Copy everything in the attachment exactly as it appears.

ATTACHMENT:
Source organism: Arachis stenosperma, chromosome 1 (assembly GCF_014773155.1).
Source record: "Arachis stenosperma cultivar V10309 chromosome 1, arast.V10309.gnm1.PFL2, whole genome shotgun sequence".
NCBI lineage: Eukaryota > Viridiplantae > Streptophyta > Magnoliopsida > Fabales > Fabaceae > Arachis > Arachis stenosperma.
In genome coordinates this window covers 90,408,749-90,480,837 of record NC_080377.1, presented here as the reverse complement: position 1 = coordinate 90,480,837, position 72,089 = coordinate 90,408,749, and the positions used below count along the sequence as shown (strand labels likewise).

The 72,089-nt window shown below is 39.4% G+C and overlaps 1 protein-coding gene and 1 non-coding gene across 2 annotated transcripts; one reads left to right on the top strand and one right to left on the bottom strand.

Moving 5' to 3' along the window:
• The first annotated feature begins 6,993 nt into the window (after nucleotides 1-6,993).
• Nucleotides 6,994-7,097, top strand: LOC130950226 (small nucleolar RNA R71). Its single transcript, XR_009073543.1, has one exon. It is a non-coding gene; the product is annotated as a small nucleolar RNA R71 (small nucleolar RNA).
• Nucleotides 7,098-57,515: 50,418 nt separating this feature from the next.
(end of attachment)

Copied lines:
Source organism: Arachis stenosperma, chromosome 1 (assembly GCF_014773155.1).
Source record: "Arachis stenosperma cultivar V10309 chromosome 1, arast.V10309.gnm1.PFL2, whole genome shotgun sequence".
NCBI lineage: Eukaryota > Viridiplantae > Streptophyta > Magnoliopsida > Fabales > Fabaceae > Arachis > Arachis stenosperma.
In genome coordinates this window covers 90,408,749-90,480,837 of record NC_080377.1, presented here as the reverse complement: position 1 = coordinate 90,480,837, position 72,089 = coordinate 90,408,749, and the positions used below count along the sequence as shown (strand labels likewise).

The 72,089-nt window shown below is 39.4% G+C and overlaps 1 protein-coding gene and 1 non-coding gene across 2 annotated transcripts; one reads left to right on the top strand and one right to left on the bottom strand.

Moving 5' to 3' along the window:
• The first annotated feature begins 6,993 nt into the window (after nucleotides 1-6,993).
• Nucleotides 6,994-7,097, top strand: LOC130950226 (small nucleolar RNA R71). Its single transcript, XR_009073543.1, has one exon. It is a non-coding gene; the product is annotated as a small nucleolar RNA R71 (small nucleolar RNA).
• Nucleotides 7,098-57,515: 50,418 nt separating this feature from the next.